You probably don't have time to wade thru the rest of this nonsense, so here's the skinny:

I intend to scratch build an ultra-light epoxyed plywood pontoon boat with a deck area of about 7 ' by 14' on 16 ' pontoons.
The craft will be powered by two 24V DC motors. The power will come from eight 12V Deep cycle marine (lead/acid) batteries that will be charged by solar panels and small vertical axis wind turbines.
The system will be split into two separate, isolated units
with one motor, two pairs of batteries, 2 wind turbines and solar array for each side.

The craft itself is still on the drawing board, there's some details left to work out but they're minor.
The current design displaces over 2200 pounds with only a 12" draught.

The plan is to take this boat from as far up the Mississippi as she can navigate down to New Orleans,
relying only on the solar and wind generated electricity she can create on board.

Tuesday, December 1, 2009

I haven't abandoned you

I'm working on a design for the VAWTs.

Sunday, November 15, 2009

FGA's to FAQ's

I know this post is redundant but I'm hoping for some fresh hits from the wind power guys and I figure I'll do better if I move the buffet closer to the front door.

The craft is designed to be very light so that it will be easily propelled thru the water. I was a little too successful in my design in that the boat itself, stripped, will weigh less then 800 lb. (360kg).
It will need to weigh 2200 lb. (1000kg) loaded to draw enough water to keep the props at an effective depth.
This is a plus in that I could easily jump from a total of eight batteries to twelve and still have plenty of left over GVW for gear and supplies.
The negative side of the weight issue is that with around 170 square feet of deck and canopy, she could be flipped pretty easy by a strong gust of wind at just the wrong angle.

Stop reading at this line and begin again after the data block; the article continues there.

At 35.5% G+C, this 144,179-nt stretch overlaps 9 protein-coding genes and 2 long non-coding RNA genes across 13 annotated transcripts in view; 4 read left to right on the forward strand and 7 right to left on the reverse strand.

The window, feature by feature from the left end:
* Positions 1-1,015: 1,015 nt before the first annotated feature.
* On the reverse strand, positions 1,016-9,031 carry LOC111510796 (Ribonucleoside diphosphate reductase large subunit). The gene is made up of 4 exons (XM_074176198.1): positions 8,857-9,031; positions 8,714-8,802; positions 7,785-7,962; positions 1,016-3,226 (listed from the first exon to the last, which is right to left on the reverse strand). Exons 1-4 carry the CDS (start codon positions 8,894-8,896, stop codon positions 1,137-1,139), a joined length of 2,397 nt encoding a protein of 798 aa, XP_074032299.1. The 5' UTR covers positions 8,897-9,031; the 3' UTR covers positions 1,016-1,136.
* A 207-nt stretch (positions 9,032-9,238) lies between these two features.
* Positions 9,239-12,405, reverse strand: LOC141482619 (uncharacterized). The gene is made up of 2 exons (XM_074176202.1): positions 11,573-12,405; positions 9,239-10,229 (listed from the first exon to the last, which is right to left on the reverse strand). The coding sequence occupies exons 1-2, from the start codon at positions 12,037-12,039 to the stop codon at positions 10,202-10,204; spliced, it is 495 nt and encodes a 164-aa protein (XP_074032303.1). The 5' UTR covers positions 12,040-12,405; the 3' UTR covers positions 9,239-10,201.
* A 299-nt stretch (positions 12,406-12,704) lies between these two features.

The Solar panels will articulate. The plan is to hinge them along the ridge of the canopy with some low-tech manual props at the sides of the canopy. There are two issues here:
The river physically runs east and west more often then it runs north/south.
Tilting the panels will give me an even bigger profile in the wind.

The system must to be split into two separate, isolated units.
If anything happens to fail while underway, I need to get the heck out of the shipping channel. There's no breaks on a commercial barge and they would roll over my little boat like a bus over a cheeseburger.
No way I'm putting my eggs or may ass in one basket.

I'm using inboard electric motors with fixed propeller shafts for several reasons:
Conventional electric trolling motors are not designed for full time primary drive or long term immersion.
I can buy two industrial grade DC motors, ESC's, a couple of batteries and a months supply of Guinness Extra Stout for what it would cost to buy just one "Torqueedo".
I can experiment with efficiency of the drive fairly cheaply.
Varying gear ratios between the motor and propeller shaft would only cost me a pulley and a belt, I can use Piranha Props which have interchangeable blades. This allows me to try different blade pitches without the cost of replacing 2 complete props.

Item last would be the wind turbines. I'll need to go with VAWT's.
The 'squirrel cage' will have a maximum diameter of 24" but they could be as tall as 6' with supports at the top.
With the VAWT's mounted in the 4 corners of the craft, they run serious risk of damage in the locks and at dock side.
They'll need to be removable.
I'm considering hard mounting the housing containing the stator and rotors to the craft and being able to lift the masts and fans out of the alternators when the need arises.

I've started to research the turbines.

There's a LOT of information to wade thru.
The manufacture is something I can easily do,
...the design is another story.

The research and a couple of projects that came up late in the week kept me from posting the new drawings, they'll be up tonight.

Saturday, November 7, 2009

Seems like I only open my mouth... change feet.

The Skipper of the Greenhorn I (who's also an EE) got me straightened out as far as what happens to the output of 12V wet cells when the power gets low.
Short version: my stooges switchboard is toast.
It's all good, all I'm out is the one sketch, I'm saving myself some hardware and the support crew is sleeping much better.
The "How to get electrocuted" in the last tag line didn't sit well.

I had planned on getting some of the newer prints up on the blog this weekend but there's apparently some kind of a software issues between my iMac at home and my iBook at Casa Support Crew.
Hopefully I'll make it up to you later this week.

Wednesday, November 4, 2009

Drawing is a chore.

I'm still turning the sketches into 1:12 drawings I can have printed.
I'm also starting to work on details like battery placement and
conduits for the wiring harness.

I had another idea that I want to bounce off the engineers.

I expect it's going to be difficult to keep the batteries charged